The groups below show what I was able to achieve with my FNAR and Colt AR-15 at 100 yards. The larger holes are from my FNAR .308 caliber rifle and the smaller from my AR-15 .223 caliber rifle. I shot the FNAR with a Zeiss Conquest 4-14x50 scope and achieved about a 3.4" group with 6 shots. I shot the AR with iron sights (notice the flyer at 12 o'clock that was omitted from the group) and achieved a 3.1" five shot group. Overall I have shot better groups with my .308 and should be able to consistently get within a 2" grouping with this ammo. I feel that after more practice I would be able to get the group size down using this rest.
I shot my Remington Model 788 .243 and achieved a 2.6" six shot group. Shooting this traditional stock bolt action in this rest seemed more natural. I believe the side to side scatter on this group had to do with how I was holding the rifle while it was in the front cradle. Again, with a little practice I believe this group would also tighten up.
Next I decided to try out the rest in a pistol configuration so I headed over to the 50 yard range. I removed the back section (rear assembly) off the rest as you can see in the photos below. Due to the range being slightly up hill and the distance from the bottom of the pistol grip to the fore grip, I had to shim up the back of the rest so that I could adjust the front cradle so my red dot sight would be on the target.
I was able to achieve a 3" twenty shot group at 50 yards with with my Ruger 22 Charger Pistol using Winchester X-pert .22 ammo and a 1x power red dot scope. Overall I was very happy with this group since I was not using match ammo and only had a 1x power red dot scope.
Some of the things I observed throughout the range testing were that with heavier guns like my FNAR, the front cradle would slowly creep down and I had to hold the vertical adjustment knob while using the rest with this rifle (even with the spring tension at it's maximum). Also for some rifles and pistols, it seems like the front cradle should be able to adjust lower. For my AR-15 and Ruger Charger, I had to put something under the rear portion of the rest to get the overall rest at a different angle so I could adjust the front cradle. Last is the same comment for any rest, it takes a while to develop a consistent shooting form with any rest. A rest will hold the gun in a certain position and you have to get familiar with how to hold that position consistently while shooting on the rest.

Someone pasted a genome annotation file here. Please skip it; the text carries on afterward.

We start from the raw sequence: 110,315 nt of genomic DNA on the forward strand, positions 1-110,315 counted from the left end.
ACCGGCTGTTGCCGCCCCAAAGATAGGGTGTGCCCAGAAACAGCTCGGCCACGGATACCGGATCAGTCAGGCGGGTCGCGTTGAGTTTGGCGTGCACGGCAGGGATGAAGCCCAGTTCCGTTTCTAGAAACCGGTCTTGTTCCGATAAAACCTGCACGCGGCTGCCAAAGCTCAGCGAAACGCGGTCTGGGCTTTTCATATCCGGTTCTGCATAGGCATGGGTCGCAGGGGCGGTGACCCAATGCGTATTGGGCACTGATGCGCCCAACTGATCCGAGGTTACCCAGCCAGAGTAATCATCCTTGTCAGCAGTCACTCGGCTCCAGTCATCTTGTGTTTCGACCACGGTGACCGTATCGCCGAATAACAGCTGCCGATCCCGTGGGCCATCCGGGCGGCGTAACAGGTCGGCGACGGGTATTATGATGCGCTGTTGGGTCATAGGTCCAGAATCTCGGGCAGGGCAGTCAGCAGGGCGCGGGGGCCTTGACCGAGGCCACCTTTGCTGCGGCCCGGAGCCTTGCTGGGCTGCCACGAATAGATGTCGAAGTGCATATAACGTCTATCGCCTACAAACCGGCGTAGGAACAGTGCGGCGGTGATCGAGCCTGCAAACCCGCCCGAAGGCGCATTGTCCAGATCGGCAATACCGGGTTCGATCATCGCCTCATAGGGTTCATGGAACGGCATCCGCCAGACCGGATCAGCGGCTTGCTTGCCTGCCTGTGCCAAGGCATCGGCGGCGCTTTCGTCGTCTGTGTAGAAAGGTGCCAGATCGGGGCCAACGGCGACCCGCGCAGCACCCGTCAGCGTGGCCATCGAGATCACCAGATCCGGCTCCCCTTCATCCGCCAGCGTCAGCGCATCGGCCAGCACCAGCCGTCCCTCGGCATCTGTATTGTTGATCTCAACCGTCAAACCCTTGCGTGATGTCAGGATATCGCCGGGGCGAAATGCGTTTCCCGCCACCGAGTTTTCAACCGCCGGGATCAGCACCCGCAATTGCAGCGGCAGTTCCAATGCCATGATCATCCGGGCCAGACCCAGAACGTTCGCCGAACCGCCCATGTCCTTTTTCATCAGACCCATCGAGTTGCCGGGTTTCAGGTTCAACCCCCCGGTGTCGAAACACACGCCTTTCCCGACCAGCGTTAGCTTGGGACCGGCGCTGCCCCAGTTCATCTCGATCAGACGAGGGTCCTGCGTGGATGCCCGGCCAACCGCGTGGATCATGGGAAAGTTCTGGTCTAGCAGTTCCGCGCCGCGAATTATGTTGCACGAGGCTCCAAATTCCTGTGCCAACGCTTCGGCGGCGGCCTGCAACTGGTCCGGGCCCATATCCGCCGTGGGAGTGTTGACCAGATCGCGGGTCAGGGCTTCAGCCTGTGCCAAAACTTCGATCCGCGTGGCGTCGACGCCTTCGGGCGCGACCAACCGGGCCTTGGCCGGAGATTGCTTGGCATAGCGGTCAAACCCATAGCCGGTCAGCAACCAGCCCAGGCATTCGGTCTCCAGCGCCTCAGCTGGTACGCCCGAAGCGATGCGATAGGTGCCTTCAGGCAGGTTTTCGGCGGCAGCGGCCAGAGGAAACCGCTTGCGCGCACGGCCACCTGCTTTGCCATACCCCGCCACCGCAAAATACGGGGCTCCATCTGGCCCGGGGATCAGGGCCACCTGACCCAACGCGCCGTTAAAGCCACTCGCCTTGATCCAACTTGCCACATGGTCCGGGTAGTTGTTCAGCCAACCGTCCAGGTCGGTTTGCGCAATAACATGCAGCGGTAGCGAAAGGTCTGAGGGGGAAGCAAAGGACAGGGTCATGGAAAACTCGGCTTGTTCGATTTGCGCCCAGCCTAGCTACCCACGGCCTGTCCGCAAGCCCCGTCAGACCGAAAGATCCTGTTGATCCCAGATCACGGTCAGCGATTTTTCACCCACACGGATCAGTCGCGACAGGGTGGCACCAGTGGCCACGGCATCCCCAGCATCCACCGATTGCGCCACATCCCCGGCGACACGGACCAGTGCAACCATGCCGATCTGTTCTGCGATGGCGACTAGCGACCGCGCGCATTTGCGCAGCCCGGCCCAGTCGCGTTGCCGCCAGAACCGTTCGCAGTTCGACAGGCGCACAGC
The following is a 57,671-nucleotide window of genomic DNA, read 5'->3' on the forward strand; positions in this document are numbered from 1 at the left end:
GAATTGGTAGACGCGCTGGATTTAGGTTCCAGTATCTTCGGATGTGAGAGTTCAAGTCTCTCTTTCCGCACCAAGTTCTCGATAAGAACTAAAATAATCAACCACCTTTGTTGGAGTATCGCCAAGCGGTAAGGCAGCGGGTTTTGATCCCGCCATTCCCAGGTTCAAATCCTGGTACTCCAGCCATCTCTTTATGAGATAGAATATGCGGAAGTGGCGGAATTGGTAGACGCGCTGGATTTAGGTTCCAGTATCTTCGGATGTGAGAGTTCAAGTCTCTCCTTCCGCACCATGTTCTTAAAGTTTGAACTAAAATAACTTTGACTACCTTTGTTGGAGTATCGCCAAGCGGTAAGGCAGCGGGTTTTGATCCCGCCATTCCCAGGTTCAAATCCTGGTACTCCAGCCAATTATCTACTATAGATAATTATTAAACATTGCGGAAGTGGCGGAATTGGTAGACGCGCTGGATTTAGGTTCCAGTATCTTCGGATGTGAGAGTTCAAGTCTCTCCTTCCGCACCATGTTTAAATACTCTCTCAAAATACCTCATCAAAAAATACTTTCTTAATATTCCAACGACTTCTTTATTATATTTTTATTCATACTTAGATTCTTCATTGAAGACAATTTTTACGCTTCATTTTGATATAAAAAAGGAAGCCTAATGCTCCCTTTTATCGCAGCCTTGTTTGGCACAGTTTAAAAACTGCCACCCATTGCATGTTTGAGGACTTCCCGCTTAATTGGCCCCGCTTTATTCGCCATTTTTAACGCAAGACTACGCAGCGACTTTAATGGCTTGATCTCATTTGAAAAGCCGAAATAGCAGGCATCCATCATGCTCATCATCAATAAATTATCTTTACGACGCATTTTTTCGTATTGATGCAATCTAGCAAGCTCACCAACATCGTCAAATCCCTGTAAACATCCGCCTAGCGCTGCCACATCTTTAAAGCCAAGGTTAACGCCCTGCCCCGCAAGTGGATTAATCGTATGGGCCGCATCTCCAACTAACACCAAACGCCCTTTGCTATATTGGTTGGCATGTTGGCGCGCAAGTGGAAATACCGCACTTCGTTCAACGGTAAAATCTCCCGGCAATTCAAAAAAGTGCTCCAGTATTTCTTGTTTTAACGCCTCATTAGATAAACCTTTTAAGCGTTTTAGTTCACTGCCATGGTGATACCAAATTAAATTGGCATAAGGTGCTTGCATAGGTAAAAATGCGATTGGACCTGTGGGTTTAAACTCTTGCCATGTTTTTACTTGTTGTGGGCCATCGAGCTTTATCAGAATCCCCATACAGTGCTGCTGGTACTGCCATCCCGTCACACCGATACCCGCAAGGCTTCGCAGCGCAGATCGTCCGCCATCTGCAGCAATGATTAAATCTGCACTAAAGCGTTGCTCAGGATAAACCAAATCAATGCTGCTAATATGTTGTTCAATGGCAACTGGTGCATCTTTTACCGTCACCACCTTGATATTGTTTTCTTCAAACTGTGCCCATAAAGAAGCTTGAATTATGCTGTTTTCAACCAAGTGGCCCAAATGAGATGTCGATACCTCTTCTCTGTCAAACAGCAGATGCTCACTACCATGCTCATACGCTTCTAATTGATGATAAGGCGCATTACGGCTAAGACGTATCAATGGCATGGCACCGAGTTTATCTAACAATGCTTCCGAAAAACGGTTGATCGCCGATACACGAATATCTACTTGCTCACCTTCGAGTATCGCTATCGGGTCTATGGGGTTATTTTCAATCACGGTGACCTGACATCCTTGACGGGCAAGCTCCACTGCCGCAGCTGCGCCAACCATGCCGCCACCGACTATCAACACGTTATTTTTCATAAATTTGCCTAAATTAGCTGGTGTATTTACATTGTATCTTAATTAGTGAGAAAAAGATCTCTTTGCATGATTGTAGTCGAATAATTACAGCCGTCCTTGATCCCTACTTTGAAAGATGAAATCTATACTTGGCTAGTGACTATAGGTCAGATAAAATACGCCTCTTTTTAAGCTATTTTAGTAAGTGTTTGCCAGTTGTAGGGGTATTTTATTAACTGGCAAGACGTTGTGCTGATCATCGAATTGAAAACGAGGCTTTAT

My overall impression of the Caldwell rest is that for the money (search the web and get it under $40), it is a good buy for those wanting an entry level rest. The main thing you need to watch with this rest is that some guns can fall out of the rest if they are bumped when sitting in the rest. You can spend much more on a rest and there are good reasons why they cost more (felt recoil reducing, wind age adjustments, stock clamping features, etc.) If you are wanting the best rest that will help you achieve your maximum accuracy possible, you may want to look at putting at least another $100 into the investment for starters. If you are looking for a rest that will help you achieve an accuracy to hunt in most situations and a rest to enjoy general shooting and one that is easy and family friendly, the Caldwell Matrix Shooting Rest should be considered. One of the key components in your ability to shoot is your own skill. As with any sport, practice is the key to consistency. If you want good results from any rest, you are going to have to make the investment of your time and effort to reach it's maximum capability.